Students resort to cheating to achieve success

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Students resort to cheating to achieve success

Kylee B. '21, Writer

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With the recent college cheating scandal, society is questioning the lengths privilege can get the people who have it. Celebrities like Lori Loughlin and Felicity Huffman paid administrators and test proctors large sums in order for their children to get into their dream college. This was only recently discovered, but there are most likely many other occurrences where people have used their privilege for their advantage. However, it is not just wealthy people who decide to resort to cheating, it is kids in college and high school classrooms as well.

Reasons students cheat are either lack of studying or they want to compete with their classmates. Pressure to get into their favorite college gets to students and they feel the need to cheat in order to get into that college. However, the definition of cheating is often different for many people. Some believe it is not cheating when copying a classmates homework, but it is cheating when looking off of a peer’s test, keeping the answer sheet on a phone wallpaper or plagiarizing an essay.

A 2012 Josephson Institute’s Center for Youth Ethics report revealed more than half of high school students admitted to cheating on a test, while 74% copied off their friends’ homework. Additionally a survey of 70,000 high school students across the United States between 2002 and 2015 found 58% had plagiarized papers, while 95% admitted to cheating to some capacity, according to Edutopia.

Although some people may think it is the underachieving student who cheats, it is often the overachieving student who is caught cheating. This student wants to achieve perfection so in turn they cheat because they would not want a bad grade to ruin months of hard work. In schools that have a “cutthroat” environment when it comes to grades, this is often the case.

“When students cheat the process is lost, and students would rather have a quick fix than enjoy the process and complete assignments and tests on their own. Under no circumstances will cheating ever be acceptable,” history teacher Chris Binkley said.

Negative consequences are the only result when it comes to cheating. Although the punishment varies depending on the teacher and school, teachers rarely let a student by on a free pass when they are caught cheating. Punishments can range in severity from after school detention to expulsion and it is often placed on the student’s permanent record. This could affect the student in the future when they are applying to college, an internship or a job. Additionally if the student does cheat without getting caught, the information they were supposed to learn is not retained.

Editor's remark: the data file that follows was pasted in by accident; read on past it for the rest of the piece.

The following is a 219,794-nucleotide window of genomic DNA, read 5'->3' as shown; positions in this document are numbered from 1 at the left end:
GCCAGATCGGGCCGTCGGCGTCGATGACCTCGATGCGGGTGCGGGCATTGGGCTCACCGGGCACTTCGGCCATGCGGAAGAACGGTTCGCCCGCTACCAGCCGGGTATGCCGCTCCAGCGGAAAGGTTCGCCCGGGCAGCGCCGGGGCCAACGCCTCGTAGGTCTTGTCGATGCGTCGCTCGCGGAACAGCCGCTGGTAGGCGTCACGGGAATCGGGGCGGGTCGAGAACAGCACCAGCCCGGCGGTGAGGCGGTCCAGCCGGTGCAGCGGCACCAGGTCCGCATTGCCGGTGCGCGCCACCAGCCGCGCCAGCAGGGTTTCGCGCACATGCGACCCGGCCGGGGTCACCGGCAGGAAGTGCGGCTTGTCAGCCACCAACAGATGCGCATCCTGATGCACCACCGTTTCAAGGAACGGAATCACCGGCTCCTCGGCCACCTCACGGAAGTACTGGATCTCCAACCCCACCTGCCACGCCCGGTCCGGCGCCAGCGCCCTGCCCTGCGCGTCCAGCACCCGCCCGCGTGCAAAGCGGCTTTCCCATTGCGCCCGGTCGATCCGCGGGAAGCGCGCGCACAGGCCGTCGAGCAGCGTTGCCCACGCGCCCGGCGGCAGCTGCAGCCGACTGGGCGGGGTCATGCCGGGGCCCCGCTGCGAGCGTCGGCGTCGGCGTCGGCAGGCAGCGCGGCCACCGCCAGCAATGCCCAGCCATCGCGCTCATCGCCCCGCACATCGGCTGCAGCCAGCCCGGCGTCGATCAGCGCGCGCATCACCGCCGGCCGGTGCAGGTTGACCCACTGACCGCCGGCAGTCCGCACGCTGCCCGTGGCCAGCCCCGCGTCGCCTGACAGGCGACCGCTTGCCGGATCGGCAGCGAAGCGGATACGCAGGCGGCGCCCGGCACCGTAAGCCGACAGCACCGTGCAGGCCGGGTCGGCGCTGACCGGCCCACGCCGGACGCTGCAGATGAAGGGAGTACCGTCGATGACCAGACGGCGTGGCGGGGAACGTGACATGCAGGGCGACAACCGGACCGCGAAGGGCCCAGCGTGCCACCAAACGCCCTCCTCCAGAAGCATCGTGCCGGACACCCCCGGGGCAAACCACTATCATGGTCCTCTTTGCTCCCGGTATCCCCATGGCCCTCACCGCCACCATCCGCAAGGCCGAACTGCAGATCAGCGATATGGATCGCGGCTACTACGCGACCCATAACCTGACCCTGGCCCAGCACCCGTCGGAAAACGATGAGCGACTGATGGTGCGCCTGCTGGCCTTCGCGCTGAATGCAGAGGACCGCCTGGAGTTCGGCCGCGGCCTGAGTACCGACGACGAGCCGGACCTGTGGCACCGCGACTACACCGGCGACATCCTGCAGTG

“I have been in a class where one of my peers was caught cheating and although I did not know the consequences or outcome of it, I know the student did not get by on a free pass. Cheating can happen in many different ways, but in more times than not cheating does not have a positive effect on students or the teachers,” Daniel K. ‘21 said.

Although cheating happens at schools and universities around the world, it also happens at OHS too. Last year AP Literature and Composition students were caught using sparknotes, a website that summarizes books, on their assigned books instead of actually reading them. AP Literature and Composition teacher Layne Jones was affected by the cheating and ultimately had to have a discussion with her students about their integrity. For her, this situation affected the relationships she had with her students and the way she felt about herself as a teacher.

“Cheating leads to a lot of self-doubt, but it also leads to compromised relationships between myself and students. As much as I wish it didn’t, when a student cheats, it skews the relationship between us. I have a hard time fully trusting their work and integrity again. It’s just an overall upsetting pandemic that I see running its course throughout our school. For whatever reason, it seems like students would much rather just cheat than put the time into their own learning, and that bums me out,” Jones said.

Cheating in 2019 is easier than ever, especially with new and upcoming technology. Students are now able to quickly send last night’s math homework or text their peer to see what was on an extremely difficult test. Additionally, with the popularity of smart watches, students are able to take pictures of their notes or cheat sheets and set them as their watch background.

“Technology and money makes cheating so much easier these days, especially outside of school. With that being said, the college cheating scandal does not change my opinion of the celebrities. I knew that they have money and spend it on luxury items. However, this just confirmed they also use their money for personal gain, instead of playing fair like everyone else,” Emily H. ‘19 said.

Cheating happens everywhere and it is not just celebrities who take advantage of technology and the resources of 2019 to get ahead in their academics. However, cheating does no good for students, teachers or administrators, and it ultimately affects the relationship between the student and teacher. Cheating can be avoided if people are willing to put in the extra work outside of school. In the end, studying over cheating will help every student in the future anyway.